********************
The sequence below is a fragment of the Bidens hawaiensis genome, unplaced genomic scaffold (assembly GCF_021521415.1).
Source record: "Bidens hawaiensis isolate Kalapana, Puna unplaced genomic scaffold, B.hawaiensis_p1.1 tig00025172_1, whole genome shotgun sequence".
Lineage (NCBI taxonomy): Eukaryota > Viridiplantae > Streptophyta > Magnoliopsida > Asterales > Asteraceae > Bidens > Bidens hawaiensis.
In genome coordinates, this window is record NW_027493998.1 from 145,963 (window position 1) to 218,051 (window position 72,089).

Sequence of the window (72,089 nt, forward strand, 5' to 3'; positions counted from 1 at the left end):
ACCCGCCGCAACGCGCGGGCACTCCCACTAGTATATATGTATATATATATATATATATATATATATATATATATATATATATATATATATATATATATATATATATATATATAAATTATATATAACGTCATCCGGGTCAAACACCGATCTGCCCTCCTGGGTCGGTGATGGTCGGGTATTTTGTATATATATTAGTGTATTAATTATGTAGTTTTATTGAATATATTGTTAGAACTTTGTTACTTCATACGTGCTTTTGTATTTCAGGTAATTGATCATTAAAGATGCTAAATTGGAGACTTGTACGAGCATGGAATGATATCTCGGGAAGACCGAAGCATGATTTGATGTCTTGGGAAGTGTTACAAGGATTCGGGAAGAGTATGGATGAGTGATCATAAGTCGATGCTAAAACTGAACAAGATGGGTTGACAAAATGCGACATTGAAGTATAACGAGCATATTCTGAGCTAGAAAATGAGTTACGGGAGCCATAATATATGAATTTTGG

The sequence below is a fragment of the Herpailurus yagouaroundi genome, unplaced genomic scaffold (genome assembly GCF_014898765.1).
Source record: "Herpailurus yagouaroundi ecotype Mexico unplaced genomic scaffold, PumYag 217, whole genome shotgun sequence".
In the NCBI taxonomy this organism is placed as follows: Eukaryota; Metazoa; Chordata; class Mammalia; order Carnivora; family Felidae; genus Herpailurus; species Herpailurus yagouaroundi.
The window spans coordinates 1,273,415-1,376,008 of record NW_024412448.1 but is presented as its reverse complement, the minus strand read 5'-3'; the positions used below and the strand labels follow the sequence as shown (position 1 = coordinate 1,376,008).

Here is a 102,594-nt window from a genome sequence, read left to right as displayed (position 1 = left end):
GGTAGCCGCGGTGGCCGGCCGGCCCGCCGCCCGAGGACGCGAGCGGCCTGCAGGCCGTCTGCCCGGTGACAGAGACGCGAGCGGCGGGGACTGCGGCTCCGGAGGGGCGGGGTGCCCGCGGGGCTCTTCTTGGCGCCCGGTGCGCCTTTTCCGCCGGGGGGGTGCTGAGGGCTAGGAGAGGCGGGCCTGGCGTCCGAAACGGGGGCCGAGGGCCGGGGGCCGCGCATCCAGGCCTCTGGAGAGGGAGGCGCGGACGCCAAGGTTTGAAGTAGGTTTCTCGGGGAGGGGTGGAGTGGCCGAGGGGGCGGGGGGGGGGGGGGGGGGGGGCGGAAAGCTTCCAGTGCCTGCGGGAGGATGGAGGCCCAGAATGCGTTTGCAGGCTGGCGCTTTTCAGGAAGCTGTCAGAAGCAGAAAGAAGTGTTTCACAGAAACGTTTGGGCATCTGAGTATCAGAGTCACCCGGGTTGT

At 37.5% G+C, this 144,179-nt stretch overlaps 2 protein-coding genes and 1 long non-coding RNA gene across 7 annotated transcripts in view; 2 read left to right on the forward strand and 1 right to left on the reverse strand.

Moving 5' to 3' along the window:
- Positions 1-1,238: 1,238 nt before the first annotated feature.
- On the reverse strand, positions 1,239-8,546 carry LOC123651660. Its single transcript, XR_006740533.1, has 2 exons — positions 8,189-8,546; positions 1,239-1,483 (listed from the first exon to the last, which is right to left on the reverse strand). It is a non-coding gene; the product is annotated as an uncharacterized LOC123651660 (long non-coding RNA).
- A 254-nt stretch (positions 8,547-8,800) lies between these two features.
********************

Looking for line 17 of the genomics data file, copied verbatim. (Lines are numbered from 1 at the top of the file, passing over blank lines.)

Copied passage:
- A 254-nt stretch (positions 8,547-8,800) lies between these two features.